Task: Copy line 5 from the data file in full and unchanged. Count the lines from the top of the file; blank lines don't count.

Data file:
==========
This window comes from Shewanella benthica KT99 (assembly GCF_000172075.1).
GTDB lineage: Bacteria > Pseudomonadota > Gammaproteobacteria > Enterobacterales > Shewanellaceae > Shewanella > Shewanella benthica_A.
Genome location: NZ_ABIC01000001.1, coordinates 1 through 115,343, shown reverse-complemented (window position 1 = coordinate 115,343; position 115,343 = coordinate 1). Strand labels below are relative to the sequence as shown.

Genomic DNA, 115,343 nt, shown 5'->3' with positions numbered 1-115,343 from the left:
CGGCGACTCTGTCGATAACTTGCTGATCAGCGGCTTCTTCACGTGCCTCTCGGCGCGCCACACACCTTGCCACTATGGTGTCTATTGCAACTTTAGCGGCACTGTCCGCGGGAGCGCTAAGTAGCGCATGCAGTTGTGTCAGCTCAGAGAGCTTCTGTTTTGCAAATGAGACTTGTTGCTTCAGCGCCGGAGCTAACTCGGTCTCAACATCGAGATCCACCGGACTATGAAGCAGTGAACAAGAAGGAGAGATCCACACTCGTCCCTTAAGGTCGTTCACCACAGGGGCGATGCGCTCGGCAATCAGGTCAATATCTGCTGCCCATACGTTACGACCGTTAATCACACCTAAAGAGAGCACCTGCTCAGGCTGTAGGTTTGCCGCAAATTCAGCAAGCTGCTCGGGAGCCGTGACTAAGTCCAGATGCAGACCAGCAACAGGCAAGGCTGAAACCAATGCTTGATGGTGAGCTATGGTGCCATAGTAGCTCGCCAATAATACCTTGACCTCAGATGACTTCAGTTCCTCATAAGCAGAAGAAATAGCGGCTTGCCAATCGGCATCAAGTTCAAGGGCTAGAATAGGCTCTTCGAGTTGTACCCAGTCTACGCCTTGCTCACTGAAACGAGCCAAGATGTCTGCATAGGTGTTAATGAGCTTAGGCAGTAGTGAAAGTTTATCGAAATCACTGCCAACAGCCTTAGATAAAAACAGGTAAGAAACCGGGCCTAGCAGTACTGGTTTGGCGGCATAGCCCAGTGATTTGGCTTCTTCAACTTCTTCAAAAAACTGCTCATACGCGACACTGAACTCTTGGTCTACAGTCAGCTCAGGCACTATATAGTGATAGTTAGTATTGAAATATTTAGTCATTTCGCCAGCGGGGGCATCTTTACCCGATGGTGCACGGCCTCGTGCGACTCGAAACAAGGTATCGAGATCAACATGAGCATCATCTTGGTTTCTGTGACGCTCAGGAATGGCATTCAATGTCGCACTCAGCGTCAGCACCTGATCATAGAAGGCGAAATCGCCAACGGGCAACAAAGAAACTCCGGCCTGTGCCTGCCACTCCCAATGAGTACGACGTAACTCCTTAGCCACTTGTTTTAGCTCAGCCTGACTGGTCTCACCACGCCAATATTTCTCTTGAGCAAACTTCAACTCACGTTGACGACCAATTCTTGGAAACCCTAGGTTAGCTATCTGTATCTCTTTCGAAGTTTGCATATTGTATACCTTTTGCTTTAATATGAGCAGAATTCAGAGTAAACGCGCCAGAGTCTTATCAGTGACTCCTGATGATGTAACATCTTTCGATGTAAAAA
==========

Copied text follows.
CGGCGACTCTGTCGATAACTTGCTGATCAGCGGCTTCTTCACGTGCCTCTCGGCGCGCCACACACCTTGCCACTATGGTGTCTATTGCAACTTTAGCGGCACTGTCCGCGGGAGCGCTAAGTAGCGCATGCAGTTGTGTCAGCTCAGAGAGCTTCTGTTTTGCAAATGAGACTTGTTGCTTCAGCGCCGGAGCTAACTCGGTCTCAACATCGAGATCCACCGGACTATGAAGCAGTGAACAAGAAGGAGAGATCCACACTCGTCCCTTAAGGTCGTTCACCACAGGGGCGATGCGCTCGGCAATCAGGTCAATATCTGCTGCCCATACGTTACGACCGTTAATCACACCTAAAGAGAGCACCTGCTCAGGCTGTAGGTTTGCCGCAAATTCAGCAAGCTGCTCGGGAGCCGTGACTAAGTCCAGATGCAGACCAGCAACAGGCAAGGCTGAAACCAATGCTTGATGGTGAGCTATGGTGCCATAGTAGCTCGCCAATAATACCTTGACCTCAGATGACTTCAGTTCCTCATAAGCAGAAGAAATAGCGGCTTGCCAATCGGCATCAAGTTCAAGGGCTAGAATAGGCTCTTCGAGTTGTACCCAGTCTACGCCTTGCTCACTGAAACGAGCCAAGATGTCTGCATAGGTGTTAATGAGCTTAGGCAGTAGTGAAAGTTTATCGAAATCACTGCCAACAGCCTTAGATAAAAACAGGTAAGAAACCGGGCCTAGCAGTACTGGTTTGGCGGCATAGCCCAGTGATTTGGCTTCTTCAACTTCTTCAAAAAACTGCTCATACGCGACACTGAACTCTTGGTCTACAGTCAGCTCAGGCACTATATAGTGATAGTTAGTATTGAAATATTTAGTCATTTCGCCAGCGGGGGCATCTTTACCCGATGGTGCACGGCCTCGTGCGACTCGAAACAAGGTATCGAGATCAACATGAGCATCATCTTGGTTTCTGTGACGCTCAGGAATGGCATTCAATGTCGCACTCAGCGTCAGCACCTGATCATAGAAGGCGAAATCGCCAACGGGCAACAAAGAAACTCCGGCCTGTGCCTGCCACTCCCAATGAGTACGACGTAACTCCTTAGCCACTTGTTTTAGCTCAGCCTGACTGGTCTCACCACGCCAATATTTCTCTTGAGCAAACTTCAACTCACGTTGACGACCAATTCTTGGAAACCCTAGGTTAGCTATCTGTATCTCTTTCGAAGTTTGCATATTGTATACCTTTTGCTTTAATATGAGCAGAATTCAGAGTAAACGCGCCAGAGTCTTATCAGTGACTCCTGATGATGTAACATCTTTCGATGTAAAAA